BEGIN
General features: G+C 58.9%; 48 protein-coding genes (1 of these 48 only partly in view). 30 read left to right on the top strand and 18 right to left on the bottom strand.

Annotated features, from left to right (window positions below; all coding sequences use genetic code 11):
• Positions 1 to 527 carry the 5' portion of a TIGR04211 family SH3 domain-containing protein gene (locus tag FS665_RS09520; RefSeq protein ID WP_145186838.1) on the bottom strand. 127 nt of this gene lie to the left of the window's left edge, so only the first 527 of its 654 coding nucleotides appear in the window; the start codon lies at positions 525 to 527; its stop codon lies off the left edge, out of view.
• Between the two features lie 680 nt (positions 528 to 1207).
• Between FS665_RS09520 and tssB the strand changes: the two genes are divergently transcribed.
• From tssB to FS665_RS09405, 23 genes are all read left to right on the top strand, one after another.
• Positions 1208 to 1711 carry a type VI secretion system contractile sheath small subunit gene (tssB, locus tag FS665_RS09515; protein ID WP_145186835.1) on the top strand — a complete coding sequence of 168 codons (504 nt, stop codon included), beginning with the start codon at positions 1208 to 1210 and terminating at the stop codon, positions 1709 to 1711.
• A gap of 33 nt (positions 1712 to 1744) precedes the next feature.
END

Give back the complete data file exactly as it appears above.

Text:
General features: G+C 58.9%; 48 protein-coding genes (1 of these 48 only partly in view). 30 read left to right on the top strand and 18 right to left on the bottom strand.

Annotated features, from left to right (window positions below; all coding sequences use genetic code 11):
• Positions 1 to 527 carry the 5' portion of a TIGR04211 family SH3 domain-containing protein gene (locus tag FS665_RS09520; RefSeq protein ID WP_145186838.1) on the bottom strand. 127 nt of this gene lie to the left of the window's left edge, so only the first 527 of its 654 coding nucleotides appear in the window; the start codon lies at positions 525 to 527; its stop codon lies off the left edge, out of view.
• Between the two features lie 680 nt (positions 528 to 1207).
• Between FS665_RS09520 and tssB the strand changes: the two genes are divergently transcribed.
• From tssB to FS665_RS09405, 23 genes are all read left to right on the top strand, one after another.
• Positions 1208 to 1711 carry a type VI secretion system contractile sheath small subunit gene (tssB, locus tag FS665_RS09515; protein ID WP_145186835.1) on the top strand — a complete coding sequence of 168 codons (504 nt, stop codon included), beginning with the start codon at positions 1208 to 1210 and terminating at the stop codon, positions 1709 to 1711.
• A gap of 33 nt (positions 1712 to 1744) precedes the next feature.